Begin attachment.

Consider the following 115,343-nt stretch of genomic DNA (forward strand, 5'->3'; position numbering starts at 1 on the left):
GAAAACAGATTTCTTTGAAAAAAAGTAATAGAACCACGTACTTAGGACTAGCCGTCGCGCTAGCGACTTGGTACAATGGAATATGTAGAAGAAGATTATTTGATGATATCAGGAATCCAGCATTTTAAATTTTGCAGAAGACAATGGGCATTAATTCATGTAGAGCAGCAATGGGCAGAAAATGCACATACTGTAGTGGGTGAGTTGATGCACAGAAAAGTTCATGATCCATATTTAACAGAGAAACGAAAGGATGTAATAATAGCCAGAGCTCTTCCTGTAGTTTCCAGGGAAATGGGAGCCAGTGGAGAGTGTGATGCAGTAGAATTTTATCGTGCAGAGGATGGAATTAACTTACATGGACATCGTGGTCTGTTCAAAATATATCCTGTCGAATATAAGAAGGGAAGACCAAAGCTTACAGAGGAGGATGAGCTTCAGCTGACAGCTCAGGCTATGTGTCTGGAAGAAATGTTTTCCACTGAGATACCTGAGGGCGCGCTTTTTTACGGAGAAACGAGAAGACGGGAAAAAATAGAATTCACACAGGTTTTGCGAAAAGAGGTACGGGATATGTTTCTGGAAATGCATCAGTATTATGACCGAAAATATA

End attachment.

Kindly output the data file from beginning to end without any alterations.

Consider the following 115,343-nt stretch of genomic DNA (forward strand, 5'->3'; position numbering starts at 1 on the left):
GAAAACAGATTTCTTTGAAAAAAAGTAATAGAACCACGTACTTAGGACTAGCCGTCGCGCTAGCGACTTGGTACAATGGAATATGTAGAAGAAGATTATTTGATGATATCAGGAATCCAGCATTTTAAATTTTGCAGAAGACAATGGGCATTAATTCATGTAGAGCAGCAATGGGCAGAAAATGCACATACTGTAGTGGGTGAGTTGATGCACAGAAAAGTTCATGATCCATATTTAACAGAGAAACGAAAGGATGTAATAATAGCCAGAGCTCTTCCTGTAGTTTCCAGGGAAATGGGAGCCAGTGGAGAGTGTGATGCAGTAGAATTTTATCGTGCAGAGGATGGAATTAACTTACATGGACATCGTGGTCTGTTCAAAATATATCCTGTCGAATATAAGAAGGGAAGACCAAAGCTTACAGAGGAGGATGAGCTTCAGCTGACAGCTCAGGCTATGTGTCTGGAAGAAATGTTTTCCACTGAGATACCTGAGGGCGCGCTTTTTTACGGAGAAACGAGAAGACGGGAAAAAATAGAATTCACACAGGTTTTGCGAAAAGAGGTACGGGATATGTTTCTGGAAATGCATCAGTATTATGACCGAAAATATA